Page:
Current Vice President of the Board of Education Frank Grimaldi has been in HHH since 1972, with the exception of five years within that span. “Both my wife and I are HHH graduates,” Grimaldi said. “My son Tyler graduated [from] West [in] 2013. My daughter, Courtney, will graduate this year, and finally my daughter, Danielle, is a sophomore at West,” Grimaldi continued. The Grimaldi family truly represents a HHH family, extending through two generations. Grimaldi believes “[HHH is] amazing, diverse, friendly, and just an incredible place to raise a family.” “This is abundantly evident by the number of people who have moved back to raise their families or have never left [HHH],” Grimaldi continued.

Dr. Harrigan, the Deputy Superintendent of HHH, has been in the district since 2005. He expressed his pride in the growth of our district. “I have seen a tremendous increase in the number of students taking Advanced Placement Exams at the High School Level,” Harrigan said. In addition, Harrigan has noticed a positive trend of more eighth-graders taking Algebra and Earth Science in middle school. “At the elementary school level, the use of technology, in particular the number of SMART Boards, has greatly increased and the Universal Pre-Kindergarten program has grown from one classroom in Central Office to opportunities for roughly 200 children per year in every elementary school,” Harrigan continued.


As a result of budget cuts paired with decreased enrollment in the district, two elementary schools, Chestnut Hill and Forest Park, have been closed for the 2014-2015 school year. Although it is rumored that these properties will be leased in order to keep the potential for reopening alive, it is unclear the fate of these two schools.

Harrigan continued that, “the change to five elementary schools creates efficiency that both saves budget dollars and improves programs.” This is exemplified in the current situation in some elementary schools. In Sunquam, there is a different art teacher every day that is shared from the other elementary schools. In addition, Otsego has a different music teacher everyday. However, “next year every elementary school teacher will have one dedicated staff,” according to Harrigan.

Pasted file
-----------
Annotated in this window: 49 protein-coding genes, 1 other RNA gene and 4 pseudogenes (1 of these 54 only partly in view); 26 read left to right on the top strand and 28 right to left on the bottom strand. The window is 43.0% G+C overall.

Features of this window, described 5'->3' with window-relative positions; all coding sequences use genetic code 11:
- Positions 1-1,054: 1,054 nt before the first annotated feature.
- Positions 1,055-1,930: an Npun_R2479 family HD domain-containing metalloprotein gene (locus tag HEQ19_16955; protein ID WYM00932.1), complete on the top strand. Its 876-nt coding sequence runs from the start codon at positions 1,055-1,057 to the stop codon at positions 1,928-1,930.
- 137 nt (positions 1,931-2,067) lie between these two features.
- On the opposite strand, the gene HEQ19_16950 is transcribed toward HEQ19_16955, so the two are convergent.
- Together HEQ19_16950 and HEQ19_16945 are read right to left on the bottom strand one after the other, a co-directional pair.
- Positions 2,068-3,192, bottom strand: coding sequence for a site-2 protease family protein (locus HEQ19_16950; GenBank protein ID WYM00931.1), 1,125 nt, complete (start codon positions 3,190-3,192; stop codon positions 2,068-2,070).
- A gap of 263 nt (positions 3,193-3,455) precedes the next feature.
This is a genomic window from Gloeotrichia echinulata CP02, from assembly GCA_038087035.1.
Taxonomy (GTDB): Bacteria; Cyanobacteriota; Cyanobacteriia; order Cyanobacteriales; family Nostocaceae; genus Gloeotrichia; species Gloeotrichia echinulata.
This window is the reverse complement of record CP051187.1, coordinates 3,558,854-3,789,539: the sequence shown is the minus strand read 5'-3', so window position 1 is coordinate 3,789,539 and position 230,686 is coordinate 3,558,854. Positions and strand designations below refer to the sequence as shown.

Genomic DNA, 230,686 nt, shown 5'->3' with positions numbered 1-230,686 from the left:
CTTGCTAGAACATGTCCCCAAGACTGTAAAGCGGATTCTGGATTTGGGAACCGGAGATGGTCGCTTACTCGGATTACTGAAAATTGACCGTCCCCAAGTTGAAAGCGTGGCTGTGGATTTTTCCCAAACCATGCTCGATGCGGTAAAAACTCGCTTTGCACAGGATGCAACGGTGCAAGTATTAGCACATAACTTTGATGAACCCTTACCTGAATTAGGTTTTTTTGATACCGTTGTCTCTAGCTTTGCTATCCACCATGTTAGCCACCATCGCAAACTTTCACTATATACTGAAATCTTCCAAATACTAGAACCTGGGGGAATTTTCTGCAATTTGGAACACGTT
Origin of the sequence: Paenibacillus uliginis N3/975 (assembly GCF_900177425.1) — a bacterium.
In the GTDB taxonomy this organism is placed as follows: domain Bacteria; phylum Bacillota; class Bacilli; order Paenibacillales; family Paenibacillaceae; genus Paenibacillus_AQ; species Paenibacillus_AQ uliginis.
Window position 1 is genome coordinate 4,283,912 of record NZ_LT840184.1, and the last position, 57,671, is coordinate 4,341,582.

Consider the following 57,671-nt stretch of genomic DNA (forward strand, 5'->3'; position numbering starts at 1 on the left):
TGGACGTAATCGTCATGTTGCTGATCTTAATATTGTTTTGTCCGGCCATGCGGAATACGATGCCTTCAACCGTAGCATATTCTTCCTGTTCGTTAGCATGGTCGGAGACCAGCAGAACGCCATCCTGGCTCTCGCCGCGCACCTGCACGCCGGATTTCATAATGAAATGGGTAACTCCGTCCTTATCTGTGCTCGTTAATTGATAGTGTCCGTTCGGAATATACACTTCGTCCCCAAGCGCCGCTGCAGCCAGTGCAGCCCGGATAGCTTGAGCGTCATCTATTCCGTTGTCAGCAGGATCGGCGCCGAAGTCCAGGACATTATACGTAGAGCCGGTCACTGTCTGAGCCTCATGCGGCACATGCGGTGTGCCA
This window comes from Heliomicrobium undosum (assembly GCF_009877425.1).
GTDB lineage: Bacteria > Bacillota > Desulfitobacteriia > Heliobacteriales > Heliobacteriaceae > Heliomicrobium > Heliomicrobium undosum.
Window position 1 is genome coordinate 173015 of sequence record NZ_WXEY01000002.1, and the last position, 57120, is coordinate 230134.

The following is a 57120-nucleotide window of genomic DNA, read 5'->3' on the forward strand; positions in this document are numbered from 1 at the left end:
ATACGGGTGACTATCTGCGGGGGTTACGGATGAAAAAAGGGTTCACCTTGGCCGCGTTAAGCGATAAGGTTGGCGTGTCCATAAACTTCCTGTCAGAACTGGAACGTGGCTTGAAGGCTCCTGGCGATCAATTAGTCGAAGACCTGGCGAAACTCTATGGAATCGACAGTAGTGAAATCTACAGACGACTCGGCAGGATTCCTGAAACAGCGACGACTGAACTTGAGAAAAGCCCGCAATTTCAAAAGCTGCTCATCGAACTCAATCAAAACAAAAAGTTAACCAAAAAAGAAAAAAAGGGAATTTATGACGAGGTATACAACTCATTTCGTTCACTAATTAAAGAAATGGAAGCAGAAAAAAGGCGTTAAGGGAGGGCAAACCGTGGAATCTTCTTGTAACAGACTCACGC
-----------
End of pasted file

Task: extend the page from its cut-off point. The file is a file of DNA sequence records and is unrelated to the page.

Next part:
Another example of the need for remedy is evident in the sharing of assistant principals and school psychologists between buildings in the district. Next year, each school will have “a full-time school psychologist and a full-time assistant principal.”

Harrigan continued that “the 2014-2015 school budget does not cut any programs. In fact there are some items added back.” These include a Middle School Theatre Production along with multiple Assistant Coach Positions for some athletic teams and increased funding for the robotics program in our district.

As we struggle through budget turmoil in the deteriorating economy, we must remember the importance of education in all forms, such as that of HHH. As our district has evolved over the past 60 years, it is clear “what has not changed is the community’s commitment to our great students and schools,” Harrigan stated. “I am very excited about the future of the Half Hollow Hills Central School District: increasing numbers of students taking Advanced Placement classes, expanding the use of technology in the classroom, and continuing our 60 year tradition of excellence,” he concluded.